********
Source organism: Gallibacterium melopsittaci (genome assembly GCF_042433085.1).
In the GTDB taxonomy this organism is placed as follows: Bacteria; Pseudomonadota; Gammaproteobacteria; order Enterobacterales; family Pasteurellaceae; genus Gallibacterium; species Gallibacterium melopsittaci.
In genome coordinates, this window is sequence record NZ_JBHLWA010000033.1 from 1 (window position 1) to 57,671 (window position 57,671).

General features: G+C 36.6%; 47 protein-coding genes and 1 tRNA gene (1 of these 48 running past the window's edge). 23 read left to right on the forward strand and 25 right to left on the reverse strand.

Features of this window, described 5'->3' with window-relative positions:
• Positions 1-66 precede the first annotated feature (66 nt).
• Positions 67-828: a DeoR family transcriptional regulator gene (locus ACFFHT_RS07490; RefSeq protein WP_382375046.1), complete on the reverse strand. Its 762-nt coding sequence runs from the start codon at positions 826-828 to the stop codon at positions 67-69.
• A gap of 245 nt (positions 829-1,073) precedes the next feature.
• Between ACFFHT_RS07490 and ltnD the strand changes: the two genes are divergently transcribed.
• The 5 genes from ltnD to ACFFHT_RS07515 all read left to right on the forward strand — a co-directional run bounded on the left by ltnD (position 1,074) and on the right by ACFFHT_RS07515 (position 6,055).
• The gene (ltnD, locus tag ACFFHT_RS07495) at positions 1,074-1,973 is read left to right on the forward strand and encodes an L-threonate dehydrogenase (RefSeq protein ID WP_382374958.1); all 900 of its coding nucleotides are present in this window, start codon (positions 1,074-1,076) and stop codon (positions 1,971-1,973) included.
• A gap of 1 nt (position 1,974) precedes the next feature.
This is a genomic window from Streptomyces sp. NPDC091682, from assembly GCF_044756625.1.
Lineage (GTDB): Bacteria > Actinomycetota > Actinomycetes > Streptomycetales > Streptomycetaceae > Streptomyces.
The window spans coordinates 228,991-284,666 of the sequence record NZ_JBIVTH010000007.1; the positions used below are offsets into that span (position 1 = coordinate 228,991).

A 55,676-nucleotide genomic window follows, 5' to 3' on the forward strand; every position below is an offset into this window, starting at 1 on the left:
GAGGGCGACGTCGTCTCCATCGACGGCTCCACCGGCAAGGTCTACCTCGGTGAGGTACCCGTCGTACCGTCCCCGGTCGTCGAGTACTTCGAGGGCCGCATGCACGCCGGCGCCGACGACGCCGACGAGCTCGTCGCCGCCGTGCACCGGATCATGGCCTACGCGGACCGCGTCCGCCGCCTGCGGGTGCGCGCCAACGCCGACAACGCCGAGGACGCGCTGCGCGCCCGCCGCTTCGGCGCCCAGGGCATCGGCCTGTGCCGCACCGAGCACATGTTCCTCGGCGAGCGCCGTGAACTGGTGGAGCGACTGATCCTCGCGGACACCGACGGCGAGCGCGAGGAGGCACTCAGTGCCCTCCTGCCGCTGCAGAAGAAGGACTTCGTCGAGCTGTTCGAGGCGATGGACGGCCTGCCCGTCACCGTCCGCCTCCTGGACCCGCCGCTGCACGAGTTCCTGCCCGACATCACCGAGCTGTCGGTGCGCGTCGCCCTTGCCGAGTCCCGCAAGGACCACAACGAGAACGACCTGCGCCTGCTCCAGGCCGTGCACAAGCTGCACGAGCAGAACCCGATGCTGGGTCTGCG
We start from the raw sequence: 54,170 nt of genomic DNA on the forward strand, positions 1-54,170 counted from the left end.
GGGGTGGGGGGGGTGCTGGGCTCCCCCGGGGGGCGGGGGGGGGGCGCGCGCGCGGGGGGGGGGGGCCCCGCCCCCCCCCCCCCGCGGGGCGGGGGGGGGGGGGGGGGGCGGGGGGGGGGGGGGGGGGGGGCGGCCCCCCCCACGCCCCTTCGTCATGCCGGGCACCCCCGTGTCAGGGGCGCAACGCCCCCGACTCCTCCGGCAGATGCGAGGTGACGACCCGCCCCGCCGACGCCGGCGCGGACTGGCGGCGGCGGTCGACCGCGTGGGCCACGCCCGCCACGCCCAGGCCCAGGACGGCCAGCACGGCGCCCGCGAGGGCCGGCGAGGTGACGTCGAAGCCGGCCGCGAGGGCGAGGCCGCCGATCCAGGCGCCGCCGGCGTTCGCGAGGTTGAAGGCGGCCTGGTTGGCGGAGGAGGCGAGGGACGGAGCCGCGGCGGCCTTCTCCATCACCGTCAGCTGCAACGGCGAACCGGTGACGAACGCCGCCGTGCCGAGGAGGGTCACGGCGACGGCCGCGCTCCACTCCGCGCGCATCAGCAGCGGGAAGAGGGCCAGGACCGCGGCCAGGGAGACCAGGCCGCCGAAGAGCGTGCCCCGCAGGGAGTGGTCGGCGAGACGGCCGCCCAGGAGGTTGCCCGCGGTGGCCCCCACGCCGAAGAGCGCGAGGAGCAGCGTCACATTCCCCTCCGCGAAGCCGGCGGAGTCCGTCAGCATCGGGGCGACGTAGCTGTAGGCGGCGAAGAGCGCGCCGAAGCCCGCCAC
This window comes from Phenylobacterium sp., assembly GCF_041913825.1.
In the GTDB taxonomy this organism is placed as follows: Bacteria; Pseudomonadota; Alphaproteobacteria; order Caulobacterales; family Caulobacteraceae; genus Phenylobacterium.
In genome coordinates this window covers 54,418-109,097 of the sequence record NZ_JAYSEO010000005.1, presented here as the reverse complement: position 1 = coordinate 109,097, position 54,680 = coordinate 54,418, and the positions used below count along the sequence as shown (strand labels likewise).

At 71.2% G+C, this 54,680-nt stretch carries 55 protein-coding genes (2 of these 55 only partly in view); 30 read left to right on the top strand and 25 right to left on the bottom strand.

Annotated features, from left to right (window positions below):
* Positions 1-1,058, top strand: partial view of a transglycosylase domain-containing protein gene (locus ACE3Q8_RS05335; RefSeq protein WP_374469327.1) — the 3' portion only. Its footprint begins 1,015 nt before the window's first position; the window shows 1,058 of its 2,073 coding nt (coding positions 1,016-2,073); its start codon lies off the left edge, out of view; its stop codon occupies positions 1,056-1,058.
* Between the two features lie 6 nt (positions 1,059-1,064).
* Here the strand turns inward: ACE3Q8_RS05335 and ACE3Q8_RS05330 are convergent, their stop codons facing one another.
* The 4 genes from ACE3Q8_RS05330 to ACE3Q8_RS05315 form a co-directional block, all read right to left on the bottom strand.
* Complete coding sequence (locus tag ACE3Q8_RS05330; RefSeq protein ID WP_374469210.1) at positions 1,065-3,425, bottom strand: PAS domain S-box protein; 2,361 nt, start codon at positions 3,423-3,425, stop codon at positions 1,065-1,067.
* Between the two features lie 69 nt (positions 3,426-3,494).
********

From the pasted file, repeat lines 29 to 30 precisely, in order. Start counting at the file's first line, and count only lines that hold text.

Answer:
* Complete coding sequence (locus tag ACE3Q8_RS05330; RefSeq protein ID WP_374469210.1) at positions 1,065-3,425, bottom strand: PAS domain S-box protein; 2,361 nt, start codon at positions 3,423-3,425, stop codon at positions 1,065-1,067.
* Between the two features lie 69 nt (positions 3,426-3,494).